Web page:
So how does F.S. 689.07 balance the minimum public disclosure needed to ensure marketable title against the natural desire to keep family trusts private? It lets you keep a trust “secret” until it’s challenged, at which time anyone with a stake in the outcome can cure the lack of disclosure by recording a copy of the trust agreement in accordance with subsection (4) of F.S. 689.07, which provides in relevant part as follows:

Nothing herein contained shall prevent any person from causing any declaration of trust to be recorded . . . after the recordation of the instrument evidencing title or ownership of property in a trustee . . .

How and when this curative provision gets used in the midst of litigation is the subject of the 1st DCA’s opinion in the Heiskell case.

Can you rely on F.S. 689.07(4)’s “cure” clause 30 years after the original deed was recorded and after a lawsuit’s been filed? YES

Heiskell v. Morris, — So.3d —-, 2015 WL 9258277 (Fla. 1st DCA December 18, 2015)

The property at issue in this case is a 1,360-acre estate in northern Florida known as the “Morris Grove Plantation” that’s been owned by the same family for over a hundred years. In 1983 six siblings took title to the property from their parents and simultaneously conveyed the property to a revocable trust they all signed and were all beneficiaries of. Two of the siblings were appointed co-trustees and they took title to the property as “trustees”.  The trust contained a “non-recordation” clause that was intended to keep the trust’s provisions out of public view. Apparently these clauses were common back in the day.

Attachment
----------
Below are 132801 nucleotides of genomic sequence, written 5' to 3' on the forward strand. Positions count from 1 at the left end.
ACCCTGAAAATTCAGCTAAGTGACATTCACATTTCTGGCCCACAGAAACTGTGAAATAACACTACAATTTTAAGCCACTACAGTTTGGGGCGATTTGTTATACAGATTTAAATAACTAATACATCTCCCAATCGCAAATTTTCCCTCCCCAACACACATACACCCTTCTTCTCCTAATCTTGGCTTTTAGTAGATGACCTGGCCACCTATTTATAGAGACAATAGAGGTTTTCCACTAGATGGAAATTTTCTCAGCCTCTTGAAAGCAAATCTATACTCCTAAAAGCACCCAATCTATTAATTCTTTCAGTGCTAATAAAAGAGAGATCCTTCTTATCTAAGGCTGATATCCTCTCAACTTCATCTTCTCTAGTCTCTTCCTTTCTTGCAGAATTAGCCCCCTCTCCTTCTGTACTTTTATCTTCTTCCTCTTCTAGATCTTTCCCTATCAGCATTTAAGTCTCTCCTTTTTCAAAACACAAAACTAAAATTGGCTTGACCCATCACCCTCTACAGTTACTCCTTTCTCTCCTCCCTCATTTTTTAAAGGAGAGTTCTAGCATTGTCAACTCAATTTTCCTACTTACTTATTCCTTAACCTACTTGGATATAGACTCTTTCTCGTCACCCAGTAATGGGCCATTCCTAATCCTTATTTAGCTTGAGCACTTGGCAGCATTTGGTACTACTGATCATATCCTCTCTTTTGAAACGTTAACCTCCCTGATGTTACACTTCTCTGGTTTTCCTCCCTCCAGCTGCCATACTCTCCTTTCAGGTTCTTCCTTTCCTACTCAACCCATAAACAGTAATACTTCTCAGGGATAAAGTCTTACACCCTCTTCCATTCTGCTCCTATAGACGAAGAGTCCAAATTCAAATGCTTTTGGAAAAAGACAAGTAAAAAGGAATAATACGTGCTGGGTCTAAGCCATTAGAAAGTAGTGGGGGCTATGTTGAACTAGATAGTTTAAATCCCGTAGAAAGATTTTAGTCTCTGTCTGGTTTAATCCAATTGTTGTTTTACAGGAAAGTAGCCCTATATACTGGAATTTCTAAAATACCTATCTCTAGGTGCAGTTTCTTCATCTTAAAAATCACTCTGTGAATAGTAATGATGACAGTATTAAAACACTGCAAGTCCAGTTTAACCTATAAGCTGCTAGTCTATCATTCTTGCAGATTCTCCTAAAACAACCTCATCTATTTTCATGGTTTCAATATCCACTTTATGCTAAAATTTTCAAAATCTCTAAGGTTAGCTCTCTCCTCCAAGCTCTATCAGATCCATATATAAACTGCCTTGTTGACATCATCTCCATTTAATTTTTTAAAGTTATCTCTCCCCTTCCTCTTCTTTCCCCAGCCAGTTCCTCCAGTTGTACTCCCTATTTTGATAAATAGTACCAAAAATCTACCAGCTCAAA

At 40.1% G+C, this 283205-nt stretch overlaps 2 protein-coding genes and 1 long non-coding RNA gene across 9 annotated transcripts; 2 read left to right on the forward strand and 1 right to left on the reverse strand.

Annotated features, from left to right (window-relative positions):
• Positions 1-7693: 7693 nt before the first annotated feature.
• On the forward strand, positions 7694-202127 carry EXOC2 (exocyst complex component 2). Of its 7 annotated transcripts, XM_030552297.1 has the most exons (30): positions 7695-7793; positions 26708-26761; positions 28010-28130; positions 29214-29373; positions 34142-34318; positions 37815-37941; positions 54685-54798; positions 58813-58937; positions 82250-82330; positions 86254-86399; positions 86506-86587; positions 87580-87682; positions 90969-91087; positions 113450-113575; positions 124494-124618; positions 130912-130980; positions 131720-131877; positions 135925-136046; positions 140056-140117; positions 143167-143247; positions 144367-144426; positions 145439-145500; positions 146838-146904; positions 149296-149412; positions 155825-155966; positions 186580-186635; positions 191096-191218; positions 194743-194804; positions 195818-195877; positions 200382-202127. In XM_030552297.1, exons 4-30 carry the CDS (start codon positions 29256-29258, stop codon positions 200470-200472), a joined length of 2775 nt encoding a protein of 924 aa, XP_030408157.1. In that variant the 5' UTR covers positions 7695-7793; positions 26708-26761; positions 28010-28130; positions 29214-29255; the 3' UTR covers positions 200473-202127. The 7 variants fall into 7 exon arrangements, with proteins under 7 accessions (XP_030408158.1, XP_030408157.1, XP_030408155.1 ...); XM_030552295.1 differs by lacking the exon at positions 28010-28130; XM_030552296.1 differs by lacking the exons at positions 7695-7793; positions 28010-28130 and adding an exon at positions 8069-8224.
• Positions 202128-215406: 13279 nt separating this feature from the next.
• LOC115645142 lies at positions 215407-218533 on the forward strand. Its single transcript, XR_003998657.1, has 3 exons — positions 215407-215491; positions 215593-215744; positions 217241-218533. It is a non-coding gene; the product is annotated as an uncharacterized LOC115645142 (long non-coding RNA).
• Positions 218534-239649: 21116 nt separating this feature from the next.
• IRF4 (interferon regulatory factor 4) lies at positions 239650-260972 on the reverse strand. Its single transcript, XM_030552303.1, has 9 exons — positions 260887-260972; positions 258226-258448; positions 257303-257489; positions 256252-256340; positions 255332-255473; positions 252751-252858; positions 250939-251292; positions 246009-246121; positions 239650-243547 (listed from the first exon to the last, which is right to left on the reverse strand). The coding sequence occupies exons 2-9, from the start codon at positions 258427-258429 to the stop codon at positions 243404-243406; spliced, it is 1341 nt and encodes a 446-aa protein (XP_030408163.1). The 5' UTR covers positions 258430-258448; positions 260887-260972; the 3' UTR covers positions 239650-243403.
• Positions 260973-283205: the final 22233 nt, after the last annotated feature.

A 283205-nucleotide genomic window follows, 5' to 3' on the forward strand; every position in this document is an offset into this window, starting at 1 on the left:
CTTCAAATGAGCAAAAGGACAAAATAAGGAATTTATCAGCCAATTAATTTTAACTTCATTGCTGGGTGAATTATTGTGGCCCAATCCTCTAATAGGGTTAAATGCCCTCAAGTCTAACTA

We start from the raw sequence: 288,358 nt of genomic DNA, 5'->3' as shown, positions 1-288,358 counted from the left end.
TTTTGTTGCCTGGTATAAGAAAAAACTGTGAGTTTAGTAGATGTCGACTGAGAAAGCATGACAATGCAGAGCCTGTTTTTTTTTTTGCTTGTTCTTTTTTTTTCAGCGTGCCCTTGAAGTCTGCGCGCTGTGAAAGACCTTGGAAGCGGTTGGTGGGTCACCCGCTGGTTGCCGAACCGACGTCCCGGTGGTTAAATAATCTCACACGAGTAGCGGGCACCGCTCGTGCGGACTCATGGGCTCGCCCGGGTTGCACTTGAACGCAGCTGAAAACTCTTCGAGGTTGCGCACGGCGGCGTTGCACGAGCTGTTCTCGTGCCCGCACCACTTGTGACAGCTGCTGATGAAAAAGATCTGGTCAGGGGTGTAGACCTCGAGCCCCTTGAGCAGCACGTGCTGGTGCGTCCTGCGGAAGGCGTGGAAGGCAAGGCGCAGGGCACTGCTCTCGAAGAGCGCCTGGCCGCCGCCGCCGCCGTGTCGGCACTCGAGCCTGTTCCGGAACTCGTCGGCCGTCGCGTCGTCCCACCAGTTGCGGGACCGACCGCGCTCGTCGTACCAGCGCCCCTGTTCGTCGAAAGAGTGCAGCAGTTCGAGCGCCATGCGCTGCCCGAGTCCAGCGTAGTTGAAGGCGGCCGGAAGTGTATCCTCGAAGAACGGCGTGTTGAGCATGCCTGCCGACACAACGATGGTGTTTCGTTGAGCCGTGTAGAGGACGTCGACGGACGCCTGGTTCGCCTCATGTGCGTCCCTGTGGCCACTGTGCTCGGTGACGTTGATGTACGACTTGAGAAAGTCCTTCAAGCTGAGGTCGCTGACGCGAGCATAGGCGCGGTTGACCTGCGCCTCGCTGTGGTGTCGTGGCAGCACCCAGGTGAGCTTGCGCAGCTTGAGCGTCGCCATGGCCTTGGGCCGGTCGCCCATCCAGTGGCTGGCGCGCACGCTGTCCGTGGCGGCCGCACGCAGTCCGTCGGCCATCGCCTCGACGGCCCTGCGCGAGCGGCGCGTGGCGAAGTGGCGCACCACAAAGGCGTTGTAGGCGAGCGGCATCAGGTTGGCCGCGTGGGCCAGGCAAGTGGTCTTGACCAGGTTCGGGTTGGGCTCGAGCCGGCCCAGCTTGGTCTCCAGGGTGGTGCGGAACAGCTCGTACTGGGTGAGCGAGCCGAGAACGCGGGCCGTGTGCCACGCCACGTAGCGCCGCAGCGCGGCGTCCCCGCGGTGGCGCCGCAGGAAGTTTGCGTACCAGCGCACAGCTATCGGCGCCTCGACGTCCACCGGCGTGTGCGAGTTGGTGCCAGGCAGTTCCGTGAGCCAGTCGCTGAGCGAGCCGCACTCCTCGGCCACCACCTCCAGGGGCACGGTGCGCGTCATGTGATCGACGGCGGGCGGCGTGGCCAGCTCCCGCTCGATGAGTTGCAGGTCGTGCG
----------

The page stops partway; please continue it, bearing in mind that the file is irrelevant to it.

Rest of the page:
Fast forward 30 years. The siblings are deadlocked over how to manage the property. One of the co-trustees filed a partition action asserting that the property was conveyed to him in fee simple — not as trustee — because the 1983 deed didn’t comply with F.S. 689.07′s disclosure requirements. A month after the lawsuit was filed — and 30 years after the original deed was recorded — the other co-trustee recorded the subject trust in an attempt to trigger F.S. 689.07(4)’s “cure” clause. So does this after-the-fact defensive move work? Yes, so saith the 1st DCA:

Though no reported case has mentioned subsection (4) since its addition over five decades ago, its apparent purpose was to temper potentially harsh readings of subsection (1) that could marginalize the interests of trust beneficiaries. . . . [S]ubsection (4) says that nothing in the statute precludes any person from recording a trust agreement before or after the recordation of a deed or other “instrument evidencing title or ownership of property in a trustee[.]” It thereby permits the recordation of a trust agreement after a deed’s recordation, even decades later, which is what happened here. . . . Subsection (4) counterbalances subsection (1) in two important ways. One is that it allows previously unrecorded trusts (“secret” trusts discussed below) to be recorded as a means of protecting the interests of beneficiaries and innocent third parties by providing public notice of a trust’s existence. The other is its recognition that trusts, even if unrecorded, may be enforced by beneficiaries against their trustees. In either instance, a focus of subsection (4) is the protection of beneficiaries.

But what about the trust’s non-recordation clause? Does it void the statute’s after-the-fact cure provisions? NO: